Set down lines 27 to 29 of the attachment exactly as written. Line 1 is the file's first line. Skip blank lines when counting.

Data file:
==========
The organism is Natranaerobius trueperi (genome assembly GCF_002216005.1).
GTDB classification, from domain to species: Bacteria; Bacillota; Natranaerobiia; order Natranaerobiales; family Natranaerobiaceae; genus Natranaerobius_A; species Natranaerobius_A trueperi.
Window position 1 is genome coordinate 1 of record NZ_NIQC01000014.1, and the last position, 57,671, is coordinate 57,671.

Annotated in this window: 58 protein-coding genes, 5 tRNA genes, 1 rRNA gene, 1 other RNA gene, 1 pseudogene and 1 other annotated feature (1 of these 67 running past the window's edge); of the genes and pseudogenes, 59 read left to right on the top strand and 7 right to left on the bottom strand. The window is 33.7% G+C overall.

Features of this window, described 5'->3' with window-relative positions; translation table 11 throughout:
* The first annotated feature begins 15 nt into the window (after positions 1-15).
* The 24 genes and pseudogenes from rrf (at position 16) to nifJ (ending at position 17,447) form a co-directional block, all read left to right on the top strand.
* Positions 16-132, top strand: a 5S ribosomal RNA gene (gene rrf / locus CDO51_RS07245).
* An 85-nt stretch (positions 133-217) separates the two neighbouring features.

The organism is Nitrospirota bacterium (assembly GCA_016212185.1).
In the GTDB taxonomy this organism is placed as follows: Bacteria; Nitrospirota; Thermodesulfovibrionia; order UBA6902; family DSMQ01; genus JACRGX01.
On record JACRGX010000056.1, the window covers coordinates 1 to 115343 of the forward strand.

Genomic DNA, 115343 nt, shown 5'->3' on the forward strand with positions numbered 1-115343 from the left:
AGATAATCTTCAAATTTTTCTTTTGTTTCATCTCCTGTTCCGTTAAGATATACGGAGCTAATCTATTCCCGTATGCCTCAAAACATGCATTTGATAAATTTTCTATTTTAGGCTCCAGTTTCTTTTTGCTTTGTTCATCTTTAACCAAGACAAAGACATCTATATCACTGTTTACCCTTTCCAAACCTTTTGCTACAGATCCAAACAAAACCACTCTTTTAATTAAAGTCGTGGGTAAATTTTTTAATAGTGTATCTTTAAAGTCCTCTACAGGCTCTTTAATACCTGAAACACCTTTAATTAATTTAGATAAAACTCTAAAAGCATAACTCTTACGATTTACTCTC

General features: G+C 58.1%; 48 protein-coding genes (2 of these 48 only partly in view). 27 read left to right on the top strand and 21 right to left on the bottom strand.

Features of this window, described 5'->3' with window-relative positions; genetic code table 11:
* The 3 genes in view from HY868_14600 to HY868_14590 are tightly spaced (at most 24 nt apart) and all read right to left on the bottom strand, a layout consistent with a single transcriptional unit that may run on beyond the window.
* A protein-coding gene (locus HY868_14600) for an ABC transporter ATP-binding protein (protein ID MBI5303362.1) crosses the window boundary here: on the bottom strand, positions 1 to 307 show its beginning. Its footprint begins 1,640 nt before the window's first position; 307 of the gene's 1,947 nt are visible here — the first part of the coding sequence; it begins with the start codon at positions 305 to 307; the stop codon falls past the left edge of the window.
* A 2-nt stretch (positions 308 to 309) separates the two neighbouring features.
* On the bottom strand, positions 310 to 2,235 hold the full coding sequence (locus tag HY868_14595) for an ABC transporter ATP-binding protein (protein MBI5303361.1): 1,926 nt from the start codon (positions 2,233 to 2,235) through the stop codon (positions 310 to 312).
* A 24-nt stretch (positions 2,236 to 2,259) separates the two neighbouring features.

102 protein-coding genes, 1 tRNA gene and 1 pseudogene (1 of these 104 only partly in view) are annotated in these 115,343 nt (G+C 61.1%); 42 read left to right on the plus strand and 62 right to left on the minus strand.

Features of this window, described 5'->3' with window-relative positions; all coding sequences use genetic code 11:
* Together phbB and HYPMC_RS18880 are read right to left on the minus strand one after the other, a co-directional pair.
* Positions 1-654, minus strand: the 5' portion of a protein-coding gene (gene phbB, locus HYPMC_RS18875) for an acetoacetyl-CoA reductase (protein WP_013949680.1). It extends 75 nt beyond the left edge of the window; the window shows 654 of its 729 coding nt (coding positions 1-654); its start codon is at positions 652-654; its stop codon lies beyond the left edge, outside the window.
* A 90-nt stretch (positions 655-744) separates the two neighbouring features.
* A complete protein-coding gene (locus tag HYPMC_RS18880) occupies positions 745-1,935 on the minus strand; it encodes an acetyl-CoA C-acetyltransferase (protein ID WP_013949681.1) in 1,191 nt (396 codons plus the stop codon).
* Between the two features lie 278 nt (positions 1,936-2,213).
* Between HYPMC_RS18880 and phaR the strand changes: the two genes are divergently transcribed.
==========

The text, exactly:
* A complete protein-coding gene (locus tag HYPMC_RS18880) occupies positions 745-1,935 on the minus strand; it encodes an acetyl-CoA C-acetyltransferase (protein ID WP_013949681.1) in 1,191 nt (396 codons plus the stop codon).
* Between the two features lie 278 nt (positions 1,936-2,213).
* Between HYPMC_RS18880 and phaR the strand changes: the two genes are divergently transcribed.